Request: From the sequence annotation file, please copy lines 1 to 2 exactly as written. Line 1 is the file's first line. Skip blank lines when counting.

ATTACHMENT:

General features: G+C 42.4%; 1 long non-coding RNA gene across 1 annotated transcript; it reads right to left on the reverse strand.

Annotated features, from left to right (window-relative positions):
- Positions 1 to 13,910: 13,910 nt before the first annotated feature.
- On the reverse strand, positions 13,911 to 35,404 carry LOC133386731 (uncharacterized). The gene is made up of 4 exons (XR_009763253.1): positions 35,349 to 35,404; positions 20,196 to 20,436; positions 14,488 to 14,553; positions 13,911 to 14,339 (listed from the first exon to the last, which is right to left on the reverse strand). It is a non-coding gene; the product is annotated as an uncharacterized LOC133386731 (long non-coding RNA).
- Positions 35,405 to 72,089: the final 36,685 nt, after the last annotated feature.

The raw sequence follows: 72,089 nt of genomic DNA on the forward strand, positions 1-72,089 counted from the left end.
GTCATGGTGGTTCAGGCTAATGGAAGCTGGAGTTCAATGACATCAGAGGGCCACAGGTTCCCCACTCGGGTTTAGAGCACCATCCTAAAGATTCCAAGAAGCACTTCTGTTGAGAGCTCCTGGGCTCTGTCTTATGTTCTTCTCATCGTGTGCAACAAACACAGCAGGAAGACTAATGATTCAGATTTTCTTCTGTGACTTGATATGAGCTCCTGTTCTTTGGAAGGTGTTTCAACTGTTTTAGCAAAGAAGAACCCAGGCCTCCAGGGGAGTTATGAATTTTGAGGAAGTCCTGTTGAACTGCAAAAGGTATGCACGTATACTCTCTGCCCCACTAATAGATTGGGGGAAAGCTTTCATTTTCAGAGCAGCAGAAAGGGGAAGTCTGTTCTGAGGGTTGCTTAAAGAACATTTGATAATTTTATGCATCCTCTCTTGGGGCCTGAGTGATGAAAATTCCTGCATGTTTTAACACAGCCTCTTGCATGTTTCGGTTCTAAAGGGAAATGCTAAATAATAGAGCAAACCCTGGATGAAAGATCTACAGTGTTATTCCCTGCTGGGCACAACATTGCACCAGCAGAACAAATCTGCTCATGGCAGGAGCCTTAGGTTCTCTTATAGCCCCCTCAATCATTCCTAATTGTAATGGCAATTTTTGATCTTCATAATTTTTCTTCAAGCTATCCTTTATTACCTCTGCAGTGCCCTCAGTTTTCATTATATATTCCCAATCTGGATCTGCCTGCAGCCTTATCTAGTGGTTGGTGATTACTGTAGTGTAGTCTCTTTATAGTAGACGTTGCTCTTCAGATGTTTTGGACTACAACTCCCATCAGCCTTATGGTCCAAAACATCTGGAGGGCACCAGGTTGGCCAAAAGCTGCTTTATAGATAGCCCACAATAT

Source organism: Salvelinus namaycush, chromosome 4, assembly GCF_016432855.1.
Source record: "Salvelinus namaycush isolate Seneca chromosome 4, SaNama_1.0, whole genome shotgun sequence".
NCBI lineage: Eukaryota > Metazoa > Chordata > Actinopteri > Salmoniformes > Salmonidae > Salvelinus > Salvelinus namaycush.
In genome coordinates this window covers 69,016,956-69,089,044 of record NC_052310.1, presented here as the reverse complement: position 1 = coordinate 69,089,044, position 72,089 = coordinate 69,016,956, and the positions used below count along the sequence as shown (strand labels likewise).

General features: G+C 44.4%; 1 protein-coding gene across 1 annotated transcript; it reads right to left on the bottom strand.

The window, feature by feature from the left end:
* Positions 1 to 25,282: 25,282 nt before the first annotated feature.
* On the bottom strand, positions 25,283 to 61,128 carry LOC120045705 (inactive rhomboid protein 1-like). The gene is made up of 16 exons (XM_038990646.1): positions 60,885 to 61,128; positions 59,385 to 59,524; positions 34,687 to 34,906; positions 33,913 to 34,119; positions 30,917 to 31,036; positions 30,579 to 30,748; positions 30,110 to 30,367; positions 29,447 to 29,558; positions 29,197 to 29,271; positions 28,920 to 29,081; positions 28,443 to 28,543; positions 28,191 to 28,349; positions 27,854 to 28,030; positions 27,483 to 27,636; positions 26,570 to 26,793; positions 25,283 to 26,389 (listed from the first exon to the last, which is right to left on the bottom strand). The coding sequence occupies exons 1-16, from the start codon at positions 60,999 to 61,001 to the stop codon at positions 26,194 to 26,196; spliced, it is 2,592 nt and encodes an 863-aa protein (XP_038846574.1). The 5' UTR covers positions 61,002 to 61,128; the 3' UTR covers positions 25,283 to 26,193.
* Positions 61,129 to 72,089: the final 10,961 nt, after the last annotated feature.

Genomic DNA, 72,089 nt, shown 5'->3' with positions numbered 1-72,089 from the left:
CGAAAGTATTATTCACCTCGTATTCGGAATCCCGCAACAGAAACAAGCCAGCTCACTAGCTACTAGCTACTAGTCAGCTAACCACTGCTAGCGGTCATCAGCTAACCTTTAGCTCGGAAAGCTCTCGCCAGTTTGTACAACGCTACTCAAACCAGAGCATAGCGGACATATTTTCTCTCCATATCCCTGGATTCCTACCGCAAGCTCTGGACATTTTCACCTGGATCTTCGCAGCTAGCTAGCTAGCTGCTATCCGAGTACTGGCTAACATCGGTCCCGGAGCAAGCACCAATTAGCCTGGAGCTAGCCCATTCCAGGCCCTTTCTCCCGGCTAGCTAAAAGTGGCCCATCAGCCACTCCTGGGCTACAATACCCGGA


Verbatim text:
General features: G+C 42.4%; 1 long non-coding RNA gene across 1 annotated transcript; it reads right to left on the reverse strand.

Annotated features, from left to right (window-relative positions):